Argument for Scientists – Alaska

Hello folks, and thanks for being such a great class! As promised, here are the PowerPoints and notes from our class discussions. This page is marked “private,” so please bookmark this link. You cannot reach it through my website. And please do not share it with anyone who was not in the training. (It won’t make much sense to them anyway!)

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PowerPoint Presentations:

Day One

Day Two

Day Three

Day Four

Day Five

In-Class Discussions:

Course Expectations

Course Expectations

Consider comparing your expectations with both the lessons learned and your notes from various modules. In this way, you will learn how to continually apply the course to your own work.

Lessons Learned

Lessons Learned 1

Our daily reviews. (Looks like I missed a couple!)

 

Lessons Learned 2

Our daily reviews. (Looks like I missed a couple!)

Technical Writing

Technical Writing

Characteristics we associate with technical, or scientific, writing.

Argument

Argument

While these are pretty negative, stereotypical concepts of argument, they describe some of the tasks in which we engage when we write persuasively. Remember to combine these with the technical writing concepts and use the modules in the notebook to write persuasively in ways that remain scientific, technical, and legally defensible.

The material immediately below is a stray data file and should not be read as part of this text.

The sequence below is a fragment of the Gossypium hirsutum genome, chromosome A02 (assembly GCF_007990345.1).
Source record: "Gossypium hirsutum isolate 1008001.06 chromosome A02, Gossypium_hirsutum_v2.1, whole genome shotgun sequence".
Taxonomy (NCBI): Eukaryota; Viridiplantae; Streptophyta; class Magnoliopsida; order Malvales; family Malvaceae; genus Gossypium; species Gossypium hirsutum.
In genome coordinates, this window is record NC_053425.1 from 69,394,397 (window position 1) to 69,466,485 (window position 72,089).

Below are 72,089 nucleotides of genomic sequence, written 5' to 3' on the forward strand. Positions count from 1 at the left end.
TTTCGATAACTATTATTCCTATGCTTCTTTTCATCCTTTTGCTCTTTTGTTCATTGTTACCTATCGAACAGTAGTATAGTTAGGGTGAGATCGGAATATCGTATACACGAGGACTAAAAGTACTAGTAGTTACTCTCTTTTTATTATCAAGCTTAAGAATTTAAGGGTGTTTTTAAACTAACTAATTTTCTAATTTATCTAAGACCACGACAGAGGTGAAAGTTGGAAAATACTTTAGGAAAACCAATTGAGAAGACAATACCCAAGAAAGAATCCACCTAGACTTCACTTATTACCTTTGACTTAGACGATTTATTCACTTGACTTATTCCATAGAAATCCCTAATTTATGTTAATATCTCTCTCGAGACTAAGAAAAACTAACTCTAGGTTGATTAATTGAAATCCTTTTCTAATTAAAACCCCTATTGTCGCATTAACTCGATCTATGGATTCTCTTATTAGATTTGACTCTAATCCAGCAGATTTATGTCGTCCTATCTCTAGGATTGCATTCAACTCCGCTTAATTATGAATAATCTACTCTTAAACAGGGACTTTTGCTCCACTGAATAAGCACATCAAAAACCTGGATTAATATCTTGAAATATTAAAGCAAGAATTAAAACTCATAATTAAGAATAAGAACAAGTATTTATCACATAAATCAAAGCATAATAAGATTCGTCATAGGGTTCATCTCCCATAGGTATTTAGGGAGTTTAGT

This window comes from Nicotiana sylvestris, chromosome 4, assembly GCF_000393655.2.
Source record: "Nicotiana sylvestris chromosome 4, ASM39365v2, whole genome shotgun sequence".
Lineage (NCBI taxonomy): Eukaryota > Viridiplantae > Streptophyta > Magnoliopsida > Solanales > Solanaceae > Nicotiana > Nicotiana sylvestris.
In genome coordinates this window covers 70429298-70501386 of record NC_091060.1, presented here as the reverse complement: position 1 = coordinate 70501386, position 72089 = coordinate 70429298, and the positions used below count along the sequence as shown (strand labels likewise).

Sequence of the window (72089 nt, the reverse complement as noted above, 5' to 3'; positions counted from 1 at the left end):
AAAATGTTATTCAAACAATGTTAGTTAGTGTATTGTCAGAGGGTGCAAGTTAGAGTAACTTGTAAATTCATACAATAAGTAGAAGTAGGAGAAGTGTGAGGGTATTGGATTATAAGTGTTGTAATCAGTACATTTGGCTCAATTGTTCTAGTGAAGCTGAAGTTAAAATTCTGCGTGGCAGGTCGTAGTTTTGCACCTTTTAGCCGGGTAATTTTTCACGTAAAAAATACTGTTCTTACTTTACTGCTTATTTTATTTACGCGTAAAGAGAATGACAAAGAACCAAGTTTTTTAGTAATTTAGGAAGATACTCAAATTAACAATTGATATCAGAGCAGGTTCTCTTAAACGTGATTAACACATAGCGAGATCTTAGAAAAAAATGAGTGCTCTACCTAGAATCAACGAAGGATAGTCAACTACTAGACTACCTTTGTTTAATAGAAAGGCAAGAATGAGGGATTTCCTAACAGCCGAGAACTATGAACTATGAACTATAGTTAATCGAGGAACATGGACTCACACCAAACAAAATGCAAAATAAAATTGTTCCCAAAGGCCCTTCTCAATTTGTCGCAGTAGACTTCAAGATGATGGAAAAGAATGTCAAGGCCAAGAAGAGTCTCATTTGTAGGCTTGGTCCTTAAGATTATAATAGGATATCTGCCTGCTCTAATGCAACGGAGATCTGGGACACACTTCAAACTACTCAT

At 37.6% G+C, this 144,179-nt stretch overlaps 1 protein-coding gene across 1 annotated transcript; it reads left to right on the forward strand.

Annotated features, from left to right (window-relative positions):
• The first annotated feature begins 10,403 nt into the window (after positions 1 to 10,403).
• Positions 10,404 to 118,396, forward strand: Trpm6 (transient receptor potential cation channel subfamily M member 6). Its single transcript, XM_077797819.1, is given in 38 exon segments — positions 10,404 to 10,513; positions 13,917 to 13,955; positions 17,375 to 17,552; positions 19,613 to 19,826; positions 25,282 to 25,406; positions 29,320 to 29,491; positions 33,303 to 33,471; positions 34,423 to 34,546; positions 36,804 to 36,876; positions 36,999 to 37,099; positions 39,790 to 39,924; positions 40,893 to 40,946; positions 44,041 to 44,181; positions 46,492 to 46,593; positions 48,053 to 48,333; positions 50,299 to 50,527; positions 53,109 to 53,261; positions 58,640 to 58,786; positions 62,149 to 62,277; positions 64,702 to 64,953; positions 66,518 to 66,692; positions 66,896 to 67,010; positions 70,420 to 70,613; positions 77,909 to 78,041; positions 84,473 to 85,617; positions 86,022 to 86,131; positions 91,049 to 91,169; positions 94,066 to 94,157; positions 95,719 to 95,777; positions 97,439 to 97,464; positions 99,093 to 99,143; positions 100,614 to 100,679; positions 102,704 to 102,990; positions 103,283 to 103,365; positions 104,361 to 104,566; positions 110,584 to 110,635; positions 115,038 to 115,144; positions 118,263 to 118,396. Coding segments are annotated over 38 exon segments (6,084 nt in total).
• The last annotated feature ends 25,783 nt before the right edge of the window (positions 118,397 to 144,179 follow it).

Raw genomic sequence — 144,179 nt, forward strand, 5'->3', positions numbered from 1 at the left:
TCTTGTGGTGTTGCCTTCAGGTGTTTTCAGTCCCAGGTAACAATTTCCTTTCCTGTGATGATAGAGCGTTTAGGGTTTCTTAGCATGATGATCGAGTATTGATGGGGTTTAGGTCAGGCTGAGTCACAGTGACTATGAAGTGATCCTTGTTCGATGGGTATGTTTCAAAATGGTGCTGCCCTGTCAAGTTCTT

Document Types

Document Types

These are just a few of the types of documents we identified as having both scientific and persuasive components.

Tones

Tones

Tones: We discussed a number of different tones we could reasonably adopt as environmental scientist working for the federal government. Then, we talked about the ways these tones could be perceived positively or negatively. Obviously, we want to strive for the positive!

Comparison Contrast

Comparison Contrast

When preparing a comparison-contrast, start by brainstorming a focused set of descriptions for ONE of the two items. Do the same for the second. Then consider how to describe the similarities, also known as categories. Use the advice given in the PowerPoint for organizing the results in either a point-by-point or a block fashion.

Sample Causal Chains and Scenarios

Sample Causal Chains and Scenarios

Before writing about causal relationships, break them down into their component parts. We used the chart on p. 11-2 to assess two situations. Remember that scenarios are characterized by having many and similar, often identical, sets of conditions and incidental causes. Remember, too, that when you write the analysis, begin with either the ultimate effect or primary cause, whichever is more important given the elements of your Writer’s Triangle.

Probability Table

Probability Table

To help assess and convey our degree of uncertainty, define the terms we use in our documents, such as “possible” or “likely.” Be sure to include a narrative explaining the meaning for each term and the methods the team used to arrive at the meaning.